Bad Philosophy

Be Wary of Bad Philosophy

Using propaganda with half-baked ideas, politicians tempt us with promises of financial or physical security. They can never deliver those. Worse, the price they ask is your freedom.

By Dan Smith

“Power tends to corrupt”, Lord Acton tells us.  When you give away the power to run your own life as you see fit, politicians tend to use that power to look after their own needs, first and foremost.

The lesson is that you should be suspicious of any slogan or philosophy which asks you to hand over that power. A great many popular political philosophies ask you to do just that. Be wary of such potentially bad philosophy. It’s everywhere and politicians are trying to get you to vote for it, and then use it against you.

Many politicians and pundits will claim they are not linked to any philosophy or ideology. They will claim they just do “what works.” Such supposed pragmatism is often just what sounds good in the moment, as long as you don’t ask too many questions or look at where similar ideas have been tried before. But they’re rooted in philosophy, nevertheless.

Politicians and “thought leaders” will propose all manner of slogans, policies and ideas to see what gets accepted by the public. They drop the ones which don’t catch on and pursue those which the media or their constituents find appealing. While this might sound like representing the will of the people, it really is just groping around trying to find a way to sell bad ideas. Many of the ideas are old failures, repackaged to appear as though they’re new and worthy of trial.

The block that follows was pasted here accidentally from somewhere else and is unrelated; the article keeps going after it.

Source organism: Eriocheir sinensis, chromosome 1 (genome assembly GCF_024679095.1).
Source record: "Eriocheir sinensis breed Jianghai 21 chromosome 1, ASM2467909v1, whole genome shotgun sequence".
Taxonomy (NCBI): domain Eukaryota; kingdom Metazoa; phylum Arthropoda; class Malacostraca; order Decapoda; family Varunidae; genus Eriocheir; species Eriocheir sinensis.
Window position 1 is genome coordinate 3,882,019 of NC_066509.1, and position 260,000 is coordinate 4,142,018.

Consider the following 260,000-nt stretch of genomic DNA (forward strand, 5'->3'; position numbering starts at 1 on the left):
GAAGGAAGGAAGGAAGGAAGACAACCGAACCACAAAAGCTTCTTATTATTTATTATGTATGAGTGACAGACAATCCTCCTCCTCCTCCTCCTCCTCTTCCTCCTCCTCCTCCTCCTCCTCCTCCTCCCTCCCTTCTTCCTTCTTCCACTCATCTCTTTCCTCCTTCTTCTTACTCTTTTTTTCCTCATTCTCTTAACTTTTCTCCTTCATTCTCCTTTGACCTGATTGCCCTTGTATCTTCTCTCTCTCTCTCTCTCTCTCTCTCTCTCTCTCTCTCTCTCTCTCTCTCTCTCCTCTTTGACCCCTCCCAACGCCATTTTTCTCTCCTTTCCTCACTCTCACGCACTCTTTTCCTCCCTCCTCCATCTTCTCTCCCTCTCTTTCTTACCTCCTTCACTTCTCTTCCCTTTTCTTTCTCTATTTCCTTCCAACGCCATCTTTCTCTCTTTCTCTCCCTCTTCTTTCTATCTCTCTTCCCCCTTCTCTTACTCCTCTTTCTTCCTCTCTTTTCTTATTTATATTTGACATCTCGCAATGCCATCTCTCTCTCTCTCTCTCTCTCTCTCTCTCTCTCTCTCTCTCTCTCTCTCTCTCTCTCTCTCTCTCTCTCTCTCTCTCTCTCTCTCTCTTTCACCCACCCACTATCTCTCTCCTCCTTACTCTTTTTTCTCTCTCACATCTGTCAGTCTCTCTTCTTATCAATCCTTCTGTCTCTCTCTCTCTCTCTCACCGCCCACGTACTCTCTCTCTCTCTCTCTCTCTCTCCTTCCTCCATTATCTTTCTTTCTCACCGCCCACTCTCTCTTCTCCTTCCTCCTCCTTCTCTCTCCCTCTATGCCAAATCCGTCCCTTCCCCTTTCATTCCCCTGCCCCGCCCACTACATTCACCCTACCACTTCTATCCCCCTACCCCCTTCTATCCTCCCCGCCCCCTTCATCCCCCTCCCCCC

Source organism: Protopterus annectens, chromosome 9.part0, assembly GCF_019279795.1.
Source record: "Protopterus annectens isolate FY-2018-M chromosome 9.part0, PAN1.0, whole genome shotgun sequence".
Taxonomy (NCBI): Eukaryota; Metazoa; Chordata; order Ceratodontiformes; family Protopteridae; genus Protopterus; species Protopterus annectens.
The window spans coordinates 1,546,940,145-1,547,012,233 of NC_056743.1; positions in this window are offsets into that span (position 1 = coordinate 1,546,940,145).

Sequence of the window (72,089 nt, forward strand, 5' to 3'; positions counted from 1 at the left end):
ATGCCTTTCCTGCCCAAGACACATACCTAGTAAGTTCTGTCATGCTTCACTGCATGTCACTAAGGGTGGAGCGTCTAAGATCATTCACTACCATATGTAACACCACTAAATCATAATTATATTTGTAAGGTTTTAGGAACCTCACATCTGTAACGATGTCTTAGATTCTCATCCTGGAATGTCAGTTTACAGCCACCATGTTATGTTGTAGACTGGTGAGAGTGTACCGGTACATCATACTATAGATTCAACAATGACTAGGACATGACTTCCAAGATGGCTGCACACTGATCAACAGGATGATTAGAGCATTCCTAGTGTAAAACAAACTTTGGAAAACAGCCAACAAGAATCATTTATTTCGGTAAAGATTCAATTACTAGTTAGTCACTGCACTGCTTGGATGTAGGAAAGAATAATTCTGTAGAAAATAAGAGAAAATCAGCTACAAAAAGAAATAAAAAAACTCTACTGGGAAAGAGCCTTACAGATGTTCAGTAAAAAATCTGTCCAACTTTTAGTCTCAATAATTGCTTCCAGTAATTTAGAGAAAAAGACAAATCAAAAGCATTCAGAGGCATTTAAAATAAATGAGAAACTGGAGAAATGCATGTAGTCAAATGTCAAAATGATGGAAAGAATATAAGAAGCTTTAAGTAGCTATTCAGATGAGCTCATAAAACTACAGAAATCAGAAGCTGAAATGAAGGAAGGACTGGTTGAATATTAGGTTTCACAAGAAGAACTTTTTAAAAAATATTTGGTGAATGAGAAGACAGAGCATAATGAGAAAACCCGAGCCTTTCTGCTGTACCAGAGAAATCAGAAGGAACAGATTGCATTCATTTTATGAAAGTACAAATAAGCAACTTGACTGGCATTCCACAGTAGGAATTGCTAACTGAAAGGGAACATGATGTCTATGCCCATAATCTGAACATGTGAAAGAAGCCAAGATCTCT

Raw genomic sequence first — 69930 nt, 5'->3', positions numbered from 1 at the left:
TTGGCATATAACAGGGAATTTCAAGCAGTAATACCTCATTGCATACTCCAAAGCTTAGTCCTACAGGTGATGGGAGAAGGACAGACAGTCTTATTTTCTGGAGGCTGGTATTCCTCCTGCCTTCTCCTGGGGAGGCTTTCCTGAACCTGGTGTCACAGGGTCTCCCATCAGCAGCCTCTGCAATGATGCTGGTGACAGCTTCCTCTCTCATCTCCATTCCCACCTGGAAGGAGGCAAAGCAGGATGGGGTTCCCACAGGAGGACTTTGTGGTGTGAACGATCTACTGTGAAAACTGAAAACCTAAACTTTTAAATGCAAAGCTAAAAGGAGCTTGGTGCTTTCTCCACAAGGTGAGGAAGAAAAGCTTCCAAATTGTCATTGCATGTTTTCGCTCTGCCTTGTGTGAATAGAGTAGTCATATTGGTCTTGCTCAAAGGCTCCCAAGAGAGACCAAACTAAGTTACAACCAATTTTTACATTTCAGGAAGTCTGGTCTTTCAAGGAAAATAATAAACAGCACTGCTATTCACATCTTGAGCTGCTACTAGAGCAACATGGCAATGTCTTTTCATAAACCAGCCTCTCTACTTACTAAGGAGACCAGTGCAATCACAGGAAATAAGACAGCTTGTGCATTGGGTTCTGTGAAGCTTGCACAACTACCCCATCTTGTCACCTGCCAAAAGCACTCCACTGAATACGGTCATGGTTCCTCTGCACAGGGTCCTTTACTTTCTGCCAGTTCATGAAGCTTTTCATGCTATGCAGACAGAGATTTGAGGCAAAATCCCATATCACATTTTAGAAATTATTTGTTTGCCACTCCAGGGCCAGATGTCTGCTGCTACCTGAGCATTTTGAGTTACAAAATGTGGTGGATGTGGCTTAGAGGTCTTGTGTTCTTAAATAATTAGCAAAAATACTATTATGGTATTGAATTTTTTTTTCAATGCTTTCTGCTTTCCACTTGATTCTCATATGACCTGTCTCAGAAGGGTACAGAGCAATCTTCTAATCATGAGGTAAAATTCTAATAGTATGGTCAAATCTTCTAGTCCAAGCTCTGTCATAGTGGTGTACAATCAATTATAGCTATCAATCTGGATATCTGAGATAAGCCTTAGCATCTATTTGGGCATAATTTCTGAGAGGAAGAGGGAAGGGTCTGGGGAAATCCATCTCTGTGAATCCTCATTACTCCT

Further, the ideas seem to benefit politicians and their friends a lot more than you or me.

These slogans tend to have one thing in common. They want to cut a deal: you give away more of your personal freedom and the money you’ve earned and, in return, the politicians and elites promise they’ll punish some group you don’t like or make sure you’re safe and taken care of.

That’s been tried, many times and in many forms. It doesn’t work. It’s a raw deal—every time.

Here are a few of those sentiments and philosophies which have been popular over the years [along with commentary about some underlying issues].

  • “It takes a village” – originally an African proverb about raising children, Hillary Clinton popularized the idea that modern society should be run like a small village, where everyone shares the burdens of everyone else and village elders (politicians and elites) make decisions for the villagers [forgetting that the elites and elders whom you’ve never met have no idea what’s best for you and your family; oh, and we’re not living in a small village!]